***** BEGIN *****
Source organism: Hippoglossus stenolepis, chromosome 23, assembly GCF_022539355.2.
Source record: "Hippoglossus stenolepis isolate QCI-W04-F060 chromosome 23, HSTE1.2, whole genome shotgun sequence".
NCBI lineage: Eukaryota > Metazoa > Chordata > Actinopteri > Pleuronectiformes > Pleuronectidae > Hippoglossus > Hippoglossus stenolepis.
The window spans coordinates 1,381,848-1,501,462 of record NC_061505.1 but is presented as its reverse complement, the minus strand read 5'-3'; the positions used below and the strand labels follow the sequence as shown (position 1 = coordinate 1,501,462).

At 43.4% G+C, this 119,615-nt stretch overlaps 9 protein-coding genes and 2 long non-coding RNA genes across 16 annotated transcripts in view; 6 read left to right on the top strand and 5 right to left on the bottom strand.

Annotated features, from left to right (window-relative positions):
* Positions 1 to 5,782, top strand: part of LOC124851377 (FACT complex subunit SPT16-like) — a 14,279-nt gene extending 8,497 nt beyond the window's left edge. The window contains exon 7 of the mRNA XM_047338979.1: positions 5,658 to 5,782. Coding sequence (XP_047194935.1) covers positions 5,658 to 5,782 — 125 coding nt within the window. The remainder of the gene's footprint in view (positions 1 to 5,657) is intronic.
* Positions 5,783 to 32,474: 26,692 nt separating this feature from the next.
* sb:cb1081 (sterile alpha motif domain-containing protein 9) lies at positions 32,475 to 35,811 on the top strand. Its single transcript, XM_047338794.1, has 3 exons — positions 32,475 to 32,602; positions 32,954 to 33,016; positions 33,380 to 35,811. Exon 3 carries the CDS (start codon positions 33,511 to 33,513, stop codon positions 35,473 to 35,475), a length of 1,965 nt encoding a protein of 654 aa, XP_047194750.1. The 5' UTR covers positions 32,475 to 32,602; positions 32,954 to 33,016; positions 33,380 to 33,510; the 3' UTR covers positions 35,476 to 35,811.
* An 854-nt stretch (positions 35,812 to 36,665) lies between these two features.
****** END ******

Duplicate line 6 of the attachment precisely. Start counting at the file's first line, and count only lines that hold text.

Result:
Annotated features, from left to right (window-relative positions):